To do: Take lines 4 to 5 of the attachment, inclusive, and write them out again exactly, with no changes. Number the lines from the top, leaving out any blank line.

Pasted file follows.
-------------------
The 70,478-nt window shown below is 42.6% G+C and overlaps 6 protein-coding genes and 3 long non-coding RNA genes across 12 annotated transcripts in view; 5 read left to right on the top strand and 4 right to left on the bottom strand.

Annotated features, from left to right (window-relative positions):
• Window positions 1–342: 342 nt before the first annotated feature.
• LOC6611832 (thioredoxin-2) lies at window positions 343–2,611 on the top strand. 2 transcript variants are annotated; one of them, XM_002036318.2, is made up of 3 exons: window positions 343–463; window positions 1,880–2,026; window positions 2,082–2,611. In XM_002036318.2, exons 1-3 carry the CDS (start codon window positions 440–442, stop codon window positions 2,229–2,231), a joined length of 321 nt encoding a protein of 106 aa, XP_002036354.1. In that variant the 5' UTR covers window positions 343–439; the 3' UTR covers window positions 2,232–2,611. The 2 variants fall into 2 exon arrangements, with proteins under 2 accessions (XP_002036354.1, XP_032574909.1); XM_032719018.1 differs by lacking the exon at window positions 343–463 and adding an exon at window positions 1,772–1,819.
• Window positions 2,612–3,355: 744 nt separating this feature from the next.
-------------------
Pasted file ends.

• LOC6611832 (thioredoxin-2) lies at window positions 343–2,611 on the top strand. 2 transcript variants are annotated; one of them, XM_002036318.2, is made up of 3 exons: window positions 343–463; window positions 1,880–2,026; window positions 2,082–2,611. In XM_002036318.2, exons 1-3 carry the CDS (start codon window positions 440–442, stop codon window positions 2,229–2,231), a joined length of 321 nt encoding a protein of 106 aa, XP_002036354.1. In that variant the 5' UTR covers window positions 343–439; the 3' UTR covers window positions 2,232–2,611. The 2 variants fall into 2 exon arrangements, with proteins under 2 accessions (XP_002036354.1, XP_032574909.1); XM_032719018.1 differs by lacking the exon at window positions 343–463 and adding an exon at window positions 1,772–1,819.
• Window positions 2,612–3,355: 744 nt separating this feature from the next.